When the book on the foundations of the New York City sushi scene is finally written, likely by me and my good buddy John Grisham, Sushi Yasuda will undoubtedly be a tenet/scene of the crime (Grisham…).
First opened in 1999 with it’s namesake chef Naomichi Yasuda at the helm, it’s remained in the same midtown east location ever since. If you’ve done a modicum of research into e New York City, you’ve likely heard of Sushi Yasuda. It’s won Michelin stars. It’s been featured on Bourdain. It’s revered in the community. All of which made it even more embarrassing that I – a self professed sushi addict – hadn’t yet visited. Until now. Dun-dun-dun.
Slight problem, though. A little thing called COVID-19 (perhaps you’ve heard of it?) forced NYC to close restaurants for indoor dining. No exceptions (or so I’m told). Higher-end restaurants like Sushi Yasuda were left with a choice: offer a watered down product for takeout only or close indefinitely. Easy to make the choice when quality is the only concern, but for many restaurants, financial realities make a year-long hiatus a virtual death sentence. And that’s how I ended up ordering a $100+ omakase-to-go from a michelin-starred restaurant.
Before you scoff, somehow $100 is reasonable by COVID-takeout standards. Masa, for instance, is $800 (don’t hold your breath for that review unless I’m underestimating my sugar daddy/mama readers).
Yasuda will tell you the quality is the same, but of course how can it be? Walking inside, it’s clear the entire operation has moved to the kitchen rather than the counter, a practical move that nonetheless robs a beautiful restaurant of its most important aesthetic.
The other slight problem is the Itamae (sushi chef). It’s not Yasuda himself, and hasn’t been since 2011 when he retired back home to Japan. Great for him, but of course his gain is our loss.
Since then, his namesake restaurant has soldiered on with others at the helm, subsisting on quality, but also on reputation, location and efficiency. When we picked our meal up, it was waiting for us, perfectly wrapped for travel. Apparently it takes real skill to place the ice packs so that the the rice remains at room temperature rather than turning it into a hardened, cold mess. Who knew.
When you order the $100 takeout omakase, the above is what you get. 12 nigiri, which sort of approximates the flow of a traditional, sit-down omakase at the Yasuda counter. There are two shiromi, three tuna, two types of sake (salmon), two hikarimono, one kai (shellfish), one uni and one nimono (simmered seafood). T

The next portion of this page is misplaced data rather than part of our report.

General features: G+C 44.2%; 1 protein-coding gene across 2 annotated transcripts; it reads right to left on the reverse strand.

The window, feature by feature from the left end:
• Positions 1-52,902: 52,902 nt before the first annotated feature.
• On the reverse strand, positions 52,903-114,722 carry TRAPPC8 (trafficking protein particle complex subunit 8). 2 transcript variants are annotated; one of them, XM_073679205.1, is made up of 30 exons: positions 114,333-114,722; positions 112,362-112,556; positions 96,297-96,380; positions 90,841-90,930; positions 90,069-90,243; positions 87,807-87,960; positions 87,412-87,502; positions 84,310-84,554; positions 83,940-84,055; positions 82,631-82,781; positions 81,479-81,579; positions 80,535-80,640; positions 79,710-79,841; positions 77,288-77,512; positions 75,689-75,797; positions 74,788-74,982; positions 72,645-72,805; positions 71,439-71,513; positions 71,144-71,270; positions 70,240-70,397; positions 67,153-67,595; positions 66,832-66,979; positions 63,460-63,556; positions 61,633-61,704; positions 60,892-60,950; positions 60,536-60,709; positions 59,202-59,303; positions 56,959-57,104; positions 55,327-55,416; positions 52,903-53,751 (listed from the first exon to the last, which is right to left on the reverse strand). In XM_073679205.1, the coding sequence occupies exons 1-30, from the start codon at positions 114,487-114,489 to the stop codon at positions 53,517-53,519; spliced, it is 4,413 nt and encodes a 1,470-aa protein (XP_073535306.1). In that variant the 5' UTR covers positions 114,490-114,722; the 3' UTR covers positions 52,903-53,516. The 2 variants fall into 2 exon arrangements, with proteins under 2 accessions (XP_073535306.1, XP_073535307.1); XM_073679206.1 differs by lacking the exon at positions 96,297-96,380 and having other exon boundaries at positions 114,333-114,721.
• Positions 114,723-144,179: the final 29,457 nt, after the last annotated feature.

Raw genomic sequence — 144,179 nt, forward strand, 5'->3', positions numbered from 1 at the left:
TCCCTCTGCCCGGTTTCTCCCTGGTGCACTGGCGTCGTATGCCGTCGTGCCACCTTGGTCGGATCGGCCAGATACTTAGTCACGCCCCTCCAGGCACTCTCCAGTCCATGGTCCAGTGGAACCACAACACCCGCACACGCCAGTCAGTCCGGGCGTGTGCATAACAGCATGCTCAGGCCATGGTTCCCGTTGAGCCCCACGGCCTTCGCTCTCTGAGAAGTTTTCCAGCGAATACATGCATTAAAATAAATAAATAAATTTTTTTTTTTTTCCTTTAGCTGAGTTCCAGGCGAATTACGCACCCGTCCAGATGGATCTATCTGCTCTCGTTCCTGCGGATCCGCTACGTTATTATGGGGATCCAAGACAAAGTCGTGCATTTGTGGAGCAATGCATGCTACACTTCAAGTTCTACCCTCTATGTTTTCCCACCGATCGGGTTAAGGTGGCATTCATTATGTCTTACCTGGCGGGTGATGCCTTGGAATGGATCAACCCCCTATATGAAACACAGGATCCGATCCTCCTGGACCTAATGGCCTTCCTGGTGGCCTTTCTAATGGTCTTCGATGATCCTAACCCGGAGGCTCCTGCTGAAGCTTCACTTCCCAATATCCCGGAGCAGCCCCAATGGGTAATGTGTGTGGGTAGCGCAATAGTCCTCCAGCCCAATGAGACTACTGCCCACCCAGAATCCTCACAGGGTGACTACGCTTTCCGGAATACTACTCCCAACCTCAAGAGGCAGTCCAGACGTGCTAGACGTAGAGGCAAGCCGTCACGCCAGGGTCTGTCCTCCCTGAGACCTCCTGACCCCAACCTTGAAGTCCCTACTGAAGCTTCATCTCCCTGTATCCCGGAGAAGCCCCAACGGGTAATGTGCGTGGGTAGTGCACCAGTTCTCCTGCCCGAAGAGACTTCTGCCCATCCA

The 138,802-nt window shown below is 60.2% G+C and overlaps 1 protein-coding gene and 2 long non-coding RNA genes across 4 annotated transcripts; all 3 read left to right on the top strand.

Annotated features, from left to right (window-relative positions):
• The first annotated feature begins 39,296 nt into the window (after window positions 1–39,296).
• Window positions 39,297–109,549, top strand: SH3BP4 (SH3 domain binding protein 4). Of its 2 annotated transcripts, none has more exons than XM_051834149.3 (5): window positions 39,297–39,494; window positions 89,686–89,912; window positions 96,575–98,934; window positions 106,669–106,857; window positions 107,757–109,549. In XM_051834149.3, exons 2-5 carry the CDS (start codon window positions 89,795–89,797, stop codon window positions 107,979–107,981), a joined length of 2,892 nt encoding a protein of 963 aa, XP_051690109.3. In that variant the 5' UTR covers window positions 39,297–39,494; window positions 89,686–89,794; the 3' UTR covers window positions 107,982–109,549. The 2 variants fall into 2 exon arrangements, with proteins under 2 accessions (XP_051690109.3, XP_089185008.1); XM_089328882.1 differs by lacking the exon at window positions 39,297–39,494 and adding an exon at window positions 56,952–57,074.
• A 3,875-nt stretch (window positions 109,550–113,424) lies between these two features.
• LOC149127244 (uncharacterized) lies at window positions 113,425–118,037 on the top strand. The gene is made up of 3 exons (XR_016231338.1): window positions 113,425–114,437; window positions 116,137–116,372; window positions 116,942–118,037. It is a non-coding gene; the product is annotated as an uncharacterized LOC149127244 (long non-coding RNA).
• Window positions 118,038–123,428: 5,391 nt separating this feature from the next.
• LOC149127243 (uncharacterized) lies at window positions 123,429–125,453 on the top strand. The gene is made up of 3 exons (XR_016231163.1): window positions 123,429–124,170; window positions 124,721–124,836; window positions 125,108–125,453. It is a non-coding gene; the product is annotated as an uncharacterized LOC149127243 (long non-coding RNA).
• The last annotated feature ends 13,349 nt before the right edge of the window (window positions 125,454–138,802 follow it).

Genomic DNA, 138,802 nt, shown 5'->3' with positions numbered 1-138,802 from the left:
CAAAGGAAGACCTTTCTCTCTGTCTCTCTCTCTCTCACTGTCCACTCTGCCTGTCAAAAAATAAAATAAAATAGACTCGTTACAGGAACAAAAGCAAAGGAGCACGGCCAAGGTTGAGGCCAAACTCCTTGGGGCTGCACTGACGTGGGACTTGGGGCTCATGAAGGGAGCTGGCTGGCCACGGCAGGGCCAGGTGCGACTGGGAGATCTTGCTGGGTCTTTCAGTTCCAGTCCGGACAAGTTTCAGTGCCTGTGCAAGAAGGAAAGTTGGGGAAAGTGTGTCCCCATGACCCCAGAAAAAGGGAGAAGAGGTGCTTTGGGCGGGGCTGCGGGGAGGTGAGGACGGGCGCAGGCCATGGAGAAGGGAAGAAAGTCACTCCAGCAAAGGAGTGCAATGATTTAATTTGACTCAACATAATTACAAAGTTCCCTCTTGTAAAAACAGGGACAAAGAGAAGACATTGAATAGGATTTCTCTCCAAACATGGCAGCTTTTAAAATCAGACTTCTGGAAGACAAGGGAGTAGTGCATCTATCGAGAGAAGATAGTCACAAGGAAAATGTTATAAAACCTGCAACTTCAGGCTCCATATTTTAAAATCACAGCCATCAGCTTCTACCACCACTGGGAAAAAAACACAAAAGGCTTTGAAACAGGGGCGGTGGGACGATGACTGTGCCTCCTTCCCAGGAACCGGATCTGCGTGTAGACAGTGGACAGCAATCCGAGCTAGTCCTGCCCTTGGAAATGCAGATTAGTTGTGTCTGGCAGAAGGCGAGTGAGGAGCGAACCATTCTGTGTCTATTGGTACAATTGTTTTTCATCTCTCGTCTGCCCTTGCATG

he presentation is colourful, and it’s easy to tell – even in takeout – that the quality of the ingredients is excellent. Take for instance, the Shimesaba (Mackerel), pictured below.
But the meal as a whole doesn’t quite get there. Components like temperature and rice texture are obviously, clearly, naturally affected by time, so judging any of those in takeout is completely unfair. But the shape of the nigiri? The shari (rice) to tane (topping) ratio? The knife cuts on the fish? Yeah, those I feel pretty comfortable reaching a conclusion on.
To that end, exhibit A, the Iwana (char) below. It’s hard to see (blame the photographer), but the humps at the back and front somewhat show the excess rice, and there is an accidental knife cut horizontally across the front part of the fish.
Here’s Exhibit B, the Bafun-uni from Japan, a decadent summer Neta. Bafun Uni, or the short-spined sea urchin, generally has smaller “strips”. As a result, most sushiya will turn it into Gunkanmaki (battleship-style) to avoid the separation you see below. For more information on Uni, check the glossary here.
The rest of the nigiri follow a similar theme: wonderful quality (just look at the colour and fat in the King Salmon below), but inconsistent execution. I’m sure it’s tough; You don’t have to be a leading economist to know that up-market restaurants face a challenge of how to maintain the quality they’re known for while still finding a way to bring in revenue. It’s a business tale as old as time, and the answer for many has been takeout and delivery at dine-in prices. Sushi Yasuda does that, and to their credit, offers sushi in their omakase that’s not listed on their a la carte menu, a nice perk.
But the pandemic also works both ways. Many customers – like I’m sure some of you reading this – are reconsidering where to spend their hard-earned money given the societal uncertainty. Yasuda’s team has made the choice to set their takeout omakase at $100, and so when some nigiri – like the chu toro above – comes with rice that hasn’t been fully packed in, Poirots like yours truly will notice. Given the roller coaster quality, it’s hard to recommend shelling out three digits at Sushi Yasuda when there are so many other wonderful options in the city.
Now again, this is where context matters. I’m told that Sushi Yasuda is at its best during weekday lunches when an eclectic mix of professionals tourists come together for some of the best sushi value in midtown Manhattan. I’m looking forward to doing the same whenever the apocalypse ends.
Editor/writer/publisher/operator note: As of late August 2020, Sushi Yasuda is now open for outdoor dining.